Tuesday, 9 April 2013

Memory, identity and grassroots democracy at the Iraqi National Library and Archive

Sunday 7 April

(Updated with a few more images on 10 April)

Without memory, how can we know who we are? This is the question that drives Dr Saad Eskander, LSE-trained historian and, since 2003, Director of the Iraqi National Library and Archives.Saad talks passionately of the imperative to locate, preserve and digitise as much as possible of Iraq's documentation so that history will not just remember the oppressors but also the oppressed.

But Saad does not just talk: for the past decade he has also been putting those words into action in many different ways. The books lining his elegant office were once owned by the Iraqi royal family and then passed into the hands of Saddam Hussein. The glamour of their bindings reminds me a little of King George's Library at the British Library. But conspicuous amongst them are a much tattier pile of books lying on their sides, in clear need of rebinding and conservation. These are an important national collection too but had been long neglected because they are written in Hebrew, not Arabic. It's Saad's mission to safeguard all of Iraq's written heritage, whatever its origins.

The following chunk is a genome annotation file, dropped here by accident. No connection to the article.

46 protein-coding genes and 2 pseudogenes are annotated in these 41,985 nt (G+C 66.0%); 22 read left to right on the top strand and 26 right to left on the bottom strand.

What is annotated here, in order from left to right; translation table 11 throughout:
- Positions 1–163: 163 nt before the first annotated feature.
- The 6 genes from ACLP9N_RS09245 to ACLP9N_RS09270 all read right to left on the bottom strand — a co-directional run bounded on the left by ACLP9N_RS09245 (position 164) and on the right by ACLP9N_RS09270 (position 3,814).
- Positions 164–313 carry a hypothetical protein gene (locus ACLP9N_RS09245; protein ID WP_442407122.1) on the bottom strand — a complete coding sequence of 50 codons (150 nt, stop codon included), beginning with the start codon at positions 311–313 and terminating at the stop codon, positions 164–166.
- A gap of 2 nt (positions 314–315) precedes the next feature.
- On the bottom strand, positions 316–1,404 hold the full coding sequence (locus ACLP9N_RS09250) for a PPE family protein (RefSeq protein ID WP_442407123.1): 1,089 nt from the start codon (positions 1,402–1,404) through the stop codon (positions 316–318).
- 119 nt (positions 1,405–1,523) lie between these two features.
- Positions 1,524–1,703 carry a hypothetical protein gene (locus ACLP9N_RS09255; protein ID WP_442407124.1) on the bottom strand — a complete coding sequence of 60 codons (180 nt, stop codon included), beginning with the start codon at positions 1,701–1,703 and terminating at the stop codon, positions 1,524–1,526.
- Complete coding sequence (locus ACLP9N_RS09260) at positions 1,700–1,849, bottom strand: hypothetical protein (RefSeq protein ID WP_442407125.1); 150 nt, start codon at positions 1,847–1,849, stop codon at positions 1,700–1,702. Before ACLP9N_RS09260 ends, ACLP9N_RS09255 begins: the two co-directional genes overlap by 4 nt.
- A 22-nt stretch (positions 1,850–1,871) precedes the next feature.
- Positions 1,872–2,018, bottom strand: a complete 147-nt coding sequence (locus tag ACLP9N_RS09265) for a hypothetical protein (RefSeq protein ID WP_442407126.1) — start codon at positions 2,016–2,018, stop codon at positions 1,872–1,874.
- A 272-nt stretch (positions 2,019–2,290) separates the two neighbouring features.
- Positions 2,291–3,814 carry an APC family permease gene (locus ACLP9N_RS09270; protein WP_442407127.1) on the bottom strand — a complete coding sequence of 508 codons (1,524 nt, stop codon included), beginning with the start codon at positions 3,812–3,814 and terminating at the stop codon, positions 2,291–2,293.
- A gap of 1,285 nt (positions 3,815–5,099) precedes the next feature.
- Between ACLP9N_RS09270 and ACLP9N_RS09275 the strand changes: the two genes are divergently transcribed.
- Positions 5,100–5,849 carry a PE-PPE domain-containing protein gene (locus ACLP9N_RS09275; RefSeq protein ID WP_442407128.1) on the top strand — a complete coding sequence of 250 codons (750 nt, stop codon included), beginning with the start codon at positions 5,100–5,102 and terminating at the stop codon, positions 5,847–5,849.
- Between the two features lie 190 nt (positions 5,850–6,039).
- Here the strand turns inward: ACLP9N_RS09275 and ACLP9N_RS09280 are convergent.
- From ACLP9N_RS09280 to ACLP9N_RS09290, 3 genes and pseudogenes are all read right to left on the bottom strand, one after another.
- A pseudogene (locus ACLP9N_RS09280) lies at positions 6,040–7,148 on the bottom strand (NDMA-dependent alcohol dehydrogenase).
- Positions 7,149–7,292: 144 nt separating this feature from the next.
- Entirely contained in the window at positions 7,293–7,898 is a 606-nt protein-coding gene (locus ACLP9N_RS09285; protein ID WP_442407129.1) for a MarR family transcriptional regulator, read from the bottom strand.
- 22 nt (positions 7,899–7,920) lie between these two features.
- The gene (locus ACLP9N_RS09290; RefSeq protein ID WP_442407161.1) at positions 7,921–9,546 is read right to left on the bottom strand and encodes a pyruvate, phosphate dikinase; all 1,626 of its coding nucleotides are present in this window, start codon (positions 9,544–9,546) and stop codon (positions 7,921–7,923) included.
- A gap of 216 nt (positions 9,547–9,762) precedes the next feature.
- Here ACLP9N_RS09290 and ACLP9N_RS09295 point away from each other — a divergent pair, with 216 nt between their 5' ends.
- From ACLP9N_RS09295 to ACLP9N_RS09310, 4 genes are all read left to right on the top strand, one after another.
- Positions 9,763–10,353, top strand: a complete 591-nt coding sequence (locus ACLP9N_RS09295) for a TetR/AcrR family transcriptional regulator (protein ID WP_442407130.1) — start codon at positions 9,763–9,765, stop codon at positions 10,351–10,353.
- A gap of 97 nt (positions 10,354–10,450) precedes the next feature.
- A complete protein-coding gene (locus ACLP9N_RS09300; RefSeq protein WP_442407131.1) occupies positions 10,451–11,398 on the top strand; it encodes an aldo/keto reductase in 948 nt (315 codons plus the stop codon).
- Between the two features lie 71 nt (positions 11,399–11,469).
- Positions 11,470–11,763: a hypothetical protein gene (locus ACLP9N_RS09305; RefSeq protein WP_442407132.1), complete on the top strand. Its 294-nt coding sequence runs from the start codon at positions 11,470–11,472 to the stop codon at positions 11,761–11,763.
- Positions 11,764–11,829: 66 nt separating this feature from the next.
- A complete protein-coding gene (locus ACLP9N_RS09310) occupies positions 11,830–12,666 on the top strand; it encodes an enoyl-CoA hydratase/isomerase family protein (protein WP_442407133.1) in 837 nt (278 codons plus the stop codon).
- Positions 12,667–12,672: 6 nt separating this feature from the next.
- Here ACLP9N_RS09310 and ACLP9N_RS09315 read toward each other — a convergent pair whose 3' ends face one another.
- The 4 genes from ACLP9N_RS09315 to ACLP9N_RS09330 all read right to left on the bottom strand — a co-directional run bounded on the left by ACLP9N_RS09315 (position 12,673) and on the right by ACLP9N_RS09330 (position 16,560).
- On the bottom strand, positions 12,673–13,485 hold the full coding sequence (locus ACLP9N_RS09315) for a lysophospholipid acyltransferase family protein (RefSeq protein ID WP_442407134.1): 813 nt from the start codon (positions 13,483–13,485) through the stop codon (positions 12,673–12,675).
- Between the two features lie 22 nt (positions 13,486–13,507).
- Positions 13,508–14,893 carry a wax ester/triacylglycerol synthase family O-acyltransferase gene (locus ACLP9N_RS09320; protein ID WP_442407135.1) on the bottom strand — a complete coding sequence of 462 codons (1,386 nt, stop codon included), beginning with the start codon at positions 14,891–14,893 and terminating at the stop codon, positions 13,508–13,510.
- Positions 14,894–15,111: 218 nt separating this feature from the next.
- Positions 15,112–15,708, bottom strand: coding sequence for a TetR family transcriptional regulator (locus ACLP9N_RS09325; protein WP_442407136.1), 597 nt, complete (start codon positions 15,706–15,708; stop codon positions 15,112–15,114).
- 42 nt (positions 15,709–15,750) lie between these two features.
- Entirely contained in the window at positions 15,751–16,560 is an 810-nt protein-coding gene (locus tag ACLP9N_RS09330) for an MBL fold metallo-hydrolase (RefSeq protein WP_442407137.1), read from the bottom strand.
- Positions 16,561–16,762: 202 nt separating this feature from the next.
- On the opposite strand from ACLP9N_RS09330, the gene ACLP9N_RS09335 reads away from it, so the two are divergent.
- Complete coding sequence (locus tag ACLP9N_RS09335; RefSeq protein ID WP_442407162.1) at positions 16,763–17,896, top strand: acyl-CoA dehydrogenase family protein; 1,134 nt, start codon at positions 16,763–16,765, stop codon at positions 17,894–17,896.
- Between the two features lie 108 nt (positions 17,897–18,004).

He takes me on a whistlestop tour of the departments, sleeves rolled up and coffee mug in hand. In one large office, staff are digitising microfilms of state records; in another they are scanning the personal files of those executed or exiled by the Baathists: Jews, Iranians, political dissidents, anyone thought to be a trouble-maker. The dictatorship's passion for bureaucracy at least means that the oppressed have not disappeared entirely without trace. There is at least a little comfort in that thought, and much poignancy in the forlorn photos looking up at us.

A third suite of labs and offices is devoted to the restoration and digitisation of Ottoman court records. They are horribly mouldy, so are stored in freezers before being disinfected, cleaned, flattened and dried. Then they are mounted into books of Japanese paper and scanned. There are Monarch-period documents on the drying racks too. It's this team who trained Mr Kamal's conservation lab in Kerbala.